What type of franchise agreement are you looking for? Novuna Business Finance unpacks all the options
There are many layers to franchise agreements offering flexible options to franchisees. Over time, you can either peel these layers away or you can add new ones. Here are all four types of franchise agreements available to you as a franchisee to help you shape your goals for now and the future.
Single-unit franchise agreement
Typically (and perhaps sensibly, if this is your first time as a business owner), this is where you would begin your journey as a franchisee. A single-unit franchise arrangement is when a franchisee is granted an individual unit (or location) to operate the desired franchise. This arrangement allows you to learn the ropes and become accustomed to the business, the franchise model and running your own business.
Multi-unit franchise agreement
Over time, you may see your single-unit franchise business grow in accordance with your business plan. You are confident and experienced at running your business and ready to take the next step. Your franchisor may recognise this too and grant you the right to operate another (or several) unit(s).
This is considered a multi-unit franchise agreement. It is often a preferred agreement type for franchisors once you’ve proven yourself as a franchisee, as there is less risk associated with an individual already operating successfully as a franchisee. More franchisees are expanding than ever before according to bfa research, with over a third of UK franchisees now operating as multi-unit franchisees.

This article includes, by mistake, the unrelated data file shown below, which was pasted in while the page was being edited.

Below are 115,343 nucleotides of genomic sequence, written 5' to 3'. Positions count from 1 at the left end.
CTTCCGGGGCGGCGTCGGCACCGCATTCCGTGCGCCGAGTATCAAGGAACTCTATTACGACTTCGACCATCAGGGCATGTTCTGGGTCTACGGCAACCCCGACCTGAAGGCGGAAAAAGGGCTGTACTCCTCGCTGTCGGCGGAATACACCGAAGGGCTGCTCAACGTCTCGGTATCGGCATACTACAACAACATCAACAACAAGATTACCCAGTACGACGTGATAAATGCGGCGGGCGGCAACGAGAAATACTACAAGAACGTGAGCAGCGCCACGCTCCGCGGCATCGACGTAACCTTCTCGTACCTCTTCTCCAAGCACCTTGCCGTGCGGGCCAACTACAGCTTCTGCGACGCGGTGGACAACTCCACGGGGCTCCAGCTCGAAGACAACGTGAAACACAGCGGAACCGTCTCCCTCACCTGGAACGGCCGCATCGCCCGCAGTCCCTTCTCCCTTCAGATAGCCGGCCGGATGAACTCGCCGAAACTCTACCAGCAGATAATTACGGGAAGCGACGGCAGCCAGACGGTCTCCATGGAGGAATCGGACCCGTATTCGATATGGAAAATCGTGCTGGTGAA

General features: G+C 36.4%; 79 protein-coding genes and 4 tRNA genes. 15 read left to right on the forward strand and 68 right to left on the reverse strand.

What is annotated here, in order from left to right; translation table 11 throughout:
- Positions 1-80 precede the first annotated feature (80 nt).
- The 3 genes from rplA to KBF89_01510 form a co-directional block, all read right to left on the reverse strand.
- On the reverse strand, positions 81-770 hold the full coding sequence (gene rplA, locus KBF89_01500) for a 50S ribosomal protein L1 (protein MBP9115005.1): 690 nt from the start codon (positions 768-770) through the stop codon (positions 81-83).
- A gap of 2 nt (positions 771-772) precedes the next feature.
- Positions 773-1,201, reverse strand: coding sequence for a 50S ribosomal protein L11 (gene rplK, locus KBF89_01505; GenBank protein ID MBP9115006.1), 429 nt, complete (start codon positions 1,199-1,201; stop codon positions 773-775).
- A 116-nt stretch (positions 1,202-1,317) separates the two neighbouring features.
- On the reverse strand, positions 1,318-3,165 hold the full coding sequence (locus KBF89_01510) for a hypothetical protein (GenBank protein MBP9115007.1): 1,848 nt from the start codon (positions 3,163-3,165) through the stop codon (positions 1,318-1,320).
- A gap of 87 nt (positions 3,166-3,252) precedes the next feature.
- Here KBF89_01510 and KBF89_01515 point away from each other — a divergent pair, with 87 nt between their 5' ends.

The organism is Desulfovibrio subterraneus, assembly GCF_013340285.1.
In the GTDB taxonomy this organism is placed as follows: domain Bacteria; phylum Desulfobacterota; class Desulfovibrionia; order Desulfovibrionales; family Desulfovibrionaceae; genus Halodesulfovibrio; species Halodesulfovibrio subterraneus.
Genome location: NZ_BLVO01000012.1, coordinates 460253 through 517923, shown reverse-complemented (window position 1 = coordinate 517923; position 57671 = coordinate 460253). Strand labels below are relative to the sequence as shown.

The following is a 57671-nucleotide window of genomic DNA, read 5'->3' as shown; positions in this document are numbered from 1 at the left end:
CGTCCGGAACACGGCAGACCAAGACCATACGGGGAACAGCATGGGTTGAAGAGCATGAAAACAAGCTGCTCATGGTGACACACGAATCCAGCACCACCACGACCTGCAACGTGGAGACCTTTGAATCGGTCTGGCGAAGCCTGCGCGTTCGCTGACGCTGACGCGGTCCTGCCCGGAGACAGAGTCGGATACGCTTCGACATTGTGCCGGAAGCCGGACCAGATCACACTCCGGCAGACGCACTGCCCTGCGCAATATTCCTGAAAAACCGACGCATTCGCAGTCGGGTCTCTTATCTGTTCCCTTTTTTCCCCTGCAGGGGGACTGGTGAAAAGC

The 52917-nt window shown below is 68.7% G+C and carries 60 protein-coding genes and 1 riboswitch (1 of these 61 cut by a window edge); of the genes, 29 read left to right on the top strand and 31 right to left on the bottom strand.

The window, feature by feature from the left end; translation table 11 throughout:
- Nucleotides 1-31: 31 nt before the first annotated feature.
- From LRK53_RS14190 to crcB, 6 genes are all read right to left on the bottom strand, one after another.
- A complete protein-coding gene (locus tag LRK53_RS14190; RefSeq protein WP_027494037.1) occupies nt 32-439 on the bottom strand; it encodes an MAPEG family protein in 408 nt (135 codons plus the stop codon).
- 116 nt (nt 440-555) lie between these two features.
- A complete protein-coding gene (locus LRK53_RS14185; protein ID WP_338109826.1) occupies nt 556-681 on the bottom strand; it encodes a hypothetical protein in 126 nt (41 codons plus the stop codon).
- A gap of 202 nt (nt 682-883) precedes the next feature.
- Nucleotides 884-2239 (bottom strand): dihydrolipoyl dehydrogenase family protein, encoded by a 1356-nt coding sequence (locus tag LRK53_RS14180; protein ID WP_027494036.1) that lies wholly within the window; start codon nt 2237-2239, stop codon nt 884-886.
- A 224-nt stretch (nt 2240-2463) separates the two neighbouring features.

Area development agreements
This is an agreement where the franchisor grants you the right to operate multiple units exclusively within a specific region over an allocated amount of time. To secure these rights, you’d pay an up-front development fee and a franchise fee per unit.
Where an area development agreement differs from a multi-unit franchise agreement is the timescale, scale and financial rewards. An area developer is ‘bulk-buying’ franchise opportunities within the territory and despite an initially large investment, they would be provided with financial incentives each time they open a store. They are allocated a period of time to achieve these goals, whereas a multi-unit franchisee would be able to scale at their own pace.
Master franchise agreement
Also referred to as ‘sub-franchising’, a master franchise agreement is not too dissimilar to an area development franchise agreement, with a few caveats; a master franchisee will take on many of the obligations of a franchisor (like training and support) and will also be able to sell franchises to other people within their allocated territory over an agreed amount of time.
This type of agreement requires a tremendous degree of trust by the franchisor. To reach this agreement, the franchisee would need to be highly knowledgeable of the brand, experienced in area development and running multiple businesses – all while maintaining a great relationship with the franchisor.
Remember – franchising, like most businesses, is a marathon, not a sprint. Build your portfolio one step at a time, reflect and iterate your personal and business goals. The options available are there to accommodate your ambitions, however big or small.
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